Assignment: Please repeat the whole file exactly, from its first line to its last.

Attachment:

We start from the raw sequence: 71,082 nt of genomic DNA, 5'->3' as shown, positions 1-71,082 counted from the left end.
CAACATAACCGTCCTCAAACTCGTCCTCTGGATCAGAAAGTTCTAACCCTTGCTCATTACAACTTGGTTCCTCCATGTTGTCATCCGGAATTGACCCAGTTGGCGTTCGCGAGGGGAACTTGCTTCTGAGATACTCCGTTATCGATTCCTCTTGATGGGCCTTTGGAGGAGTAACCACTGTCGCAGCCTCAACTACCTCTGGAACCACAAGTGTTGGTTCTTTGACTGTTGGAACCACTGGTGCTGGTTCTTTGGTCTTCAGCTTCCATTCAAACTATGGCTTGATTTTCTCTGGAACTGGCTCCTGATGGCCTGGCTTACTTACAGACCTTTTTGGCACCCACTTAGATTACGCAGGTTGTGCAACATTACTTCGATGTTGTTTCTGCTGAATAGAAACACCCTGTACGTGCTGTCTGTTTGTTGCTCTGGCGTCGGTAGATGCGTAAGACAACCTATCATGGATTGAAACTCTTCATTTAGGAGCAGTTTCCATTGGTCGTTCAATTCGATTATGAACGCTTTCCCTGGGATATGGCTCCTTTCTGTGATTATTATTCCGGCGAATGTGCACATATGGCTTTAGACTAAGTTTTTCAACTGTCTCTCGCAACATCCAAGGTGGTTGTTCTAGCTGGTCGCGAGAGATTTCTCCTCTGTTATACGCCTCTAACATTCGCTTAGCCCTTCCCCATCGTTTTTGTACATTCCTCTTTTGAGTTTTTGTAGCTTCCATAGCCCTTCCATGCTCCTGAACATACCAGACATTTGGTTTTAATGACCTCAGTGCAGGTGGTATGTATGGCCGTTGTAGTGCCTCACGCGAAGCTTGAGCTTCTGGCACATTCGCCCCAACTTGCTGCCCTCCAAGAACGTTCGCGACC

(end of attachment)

We start from the raw sequence: 71,082 nt of genomic DNA, 5'->3' as shown, positions 1-71,082 counted from the left end.
CAACATAACCGTCCTCAAACTCGTCCTCTGGATCAGAAAGTTCTAACCCTTGCTCATTACAACTTGGTTCCTCCATGTTGTCATCCGGAATTGACCCAGTTGGCGTTCGCGAGGGGAACTTGCTTCTGAGATACTCCGTTATCGATTCCTCTTGATGGGCCTTTGGAGGAGTAACCACTGTCGCAGCCTCAACTACCTCTGGAACCACAAGTGTTGGTTCTTTGACTGTTGGAACCACTGGTGCTGGTTCTTTGGTCTTCAGCTTCCATTCAAACTATGGCTTGATTTTCTCTGGAACTGGCTCCTGATGGCCTGGCTTACTTACAGACCTTTTTGGCACCCACTTAGATTACGCAGGTTGTGCAACATTACTTCGATGTTGTTTCTGCTGAATAGAAACACCCTGTACGTGCTGTCTGTTTGTTGCTCTGGCGTCGGTAGATGCGTAAGACAACCTATCATGGATTGAAACTCTTCATTTAGGAGCAGTTTCCATTGGTCGTTCAATTCGATTATGAACGCTTTCCCTGGGATATGGCTCCTTTCTGTGATTATTATTCCGGCGAATGTGCACATATGGCTTTAGACTAAGTTTTTCAACTGTCTCTCGCAACATCCAAGGTGGTTGTTCTAGCTGGTCGCGAGAGATTTCTCCTCTGTTATACGCCTCTAACATTCGCTTAGCCCTTCCCCATCGTTTTTGTACATTCCTCTTTTGAGTTTTTGTAGCTTCCATAGCCCTTCCATGCTCCTGAACATACCAGACATTTGGTTTTAATGACCTCAGTGCAGGTGGTATGTATGGCCGTTGTAGTGCCTCACGCGAAGCTTGAGCTTCTGGCACATTCGCCCCAACTTGCTGCCCTCCAAGAACGTTCGCGACC